Submitted to: Journal of Plant Physiology
Publication Type: Peer Reviewed Journal
Publication Acceptance Date: 7/31/1998
Publication Date: N/A
Citation: N/A Interpretive Summary: Plants have proteins and enzymes (pathogenesis-related proteins) that aid in resisting insects and diseases. Citrus pathogenesis-related proteins have been studied by our laboratory for the last few years to determine which of these may be useful in developing improved varieties. Chitinases are a part of the plant's resistance mechanisms and act to breakdown chitin which makes up a large part of the fungal cell walls and insect skeletons. Chitinases can either be secreted outside of the plant cell or be held in reserve inside of the cell until used to ward off pests. It is important to identify those proteins secreted outside of the cell because these proteins are thought of as a first-line defense and enhance the plants resistance response. The research reported here describes two chitinases that are thought to be secreted outside of the cell. Information on the chemistry of the proteins and the amino acid sequences is presented for comparison with other plant chitinases.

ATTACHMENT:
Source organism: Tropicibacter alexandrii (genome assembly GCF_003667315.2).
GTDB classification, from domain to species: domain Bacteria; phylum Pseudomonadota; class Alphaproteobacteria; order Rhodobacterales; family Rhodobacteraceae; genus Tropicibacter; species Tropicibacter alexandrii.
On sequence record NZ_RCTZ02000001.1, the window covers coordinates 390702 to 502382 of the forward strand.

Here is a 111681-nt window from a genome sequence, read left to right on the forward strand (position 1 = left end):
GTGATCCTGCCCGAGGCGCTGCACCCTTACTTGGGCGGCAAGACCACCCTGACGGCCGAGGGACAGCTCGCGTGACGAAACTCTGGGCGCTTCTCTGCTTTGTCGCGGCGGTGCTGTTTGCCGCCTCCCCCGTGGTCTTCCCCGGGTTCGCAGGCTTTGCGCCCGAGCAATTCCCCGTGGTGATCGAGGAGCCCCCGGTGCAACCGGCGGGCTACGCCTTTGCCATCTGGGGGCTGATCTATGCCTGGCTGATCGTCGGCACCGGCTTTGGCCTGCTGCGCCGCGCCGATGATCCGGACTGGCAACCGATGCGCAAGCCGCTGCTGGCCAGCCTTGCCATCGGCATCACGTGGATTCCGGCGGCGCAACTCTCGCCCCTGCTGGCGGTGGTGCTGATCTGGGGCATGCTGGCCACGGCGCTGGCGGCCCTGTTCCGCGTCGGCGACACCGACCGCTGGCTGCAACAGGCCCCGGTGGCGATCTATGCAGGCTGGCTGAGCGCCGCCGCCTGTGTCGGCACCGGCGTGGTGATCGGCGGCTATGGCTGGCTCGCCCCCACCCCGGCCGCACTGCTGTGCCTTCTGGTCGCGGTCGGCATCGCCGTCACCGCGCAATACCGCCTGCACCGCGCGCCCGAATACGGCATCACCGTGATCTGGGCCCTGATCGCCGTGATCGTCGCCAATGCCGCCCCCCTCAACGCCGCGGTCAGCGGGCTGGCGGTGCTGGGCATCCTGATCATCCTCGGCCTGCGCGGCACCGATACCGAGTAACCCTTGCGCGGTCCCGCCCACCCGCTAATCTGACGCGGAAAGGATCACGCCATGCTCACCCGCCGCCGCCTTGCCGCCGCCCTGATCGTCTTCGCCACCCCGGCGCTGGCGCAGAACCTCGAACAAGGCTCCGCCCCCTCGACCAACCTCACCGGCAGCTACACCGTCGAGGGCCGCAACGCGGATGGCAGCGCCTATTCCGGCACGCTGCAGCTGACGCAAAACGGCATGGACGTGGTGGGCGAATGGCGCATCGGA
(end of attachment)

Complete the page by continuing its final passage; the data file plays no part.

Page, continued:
Technical Abstract: Two acidic proteins (ACHCM-1 and ACHCM-2) that exhibited chitinase (E.C. 188.8.131.52) and chitosanase (EC 184.108.40.206) activity were purified from media obtained from embryogenic Citrus sinensis L. Osbeck cv. Hamlin' callus suspension tissue cultures. ACHCM-1 had a Mr of 28,000 and a pI of 5.8 whereas ACHCM-2 was characterized by a Mr of 25,000 and a pI of 5. The N-terminal sequences of both proteins were similar and showed homology to class III phytochitinases.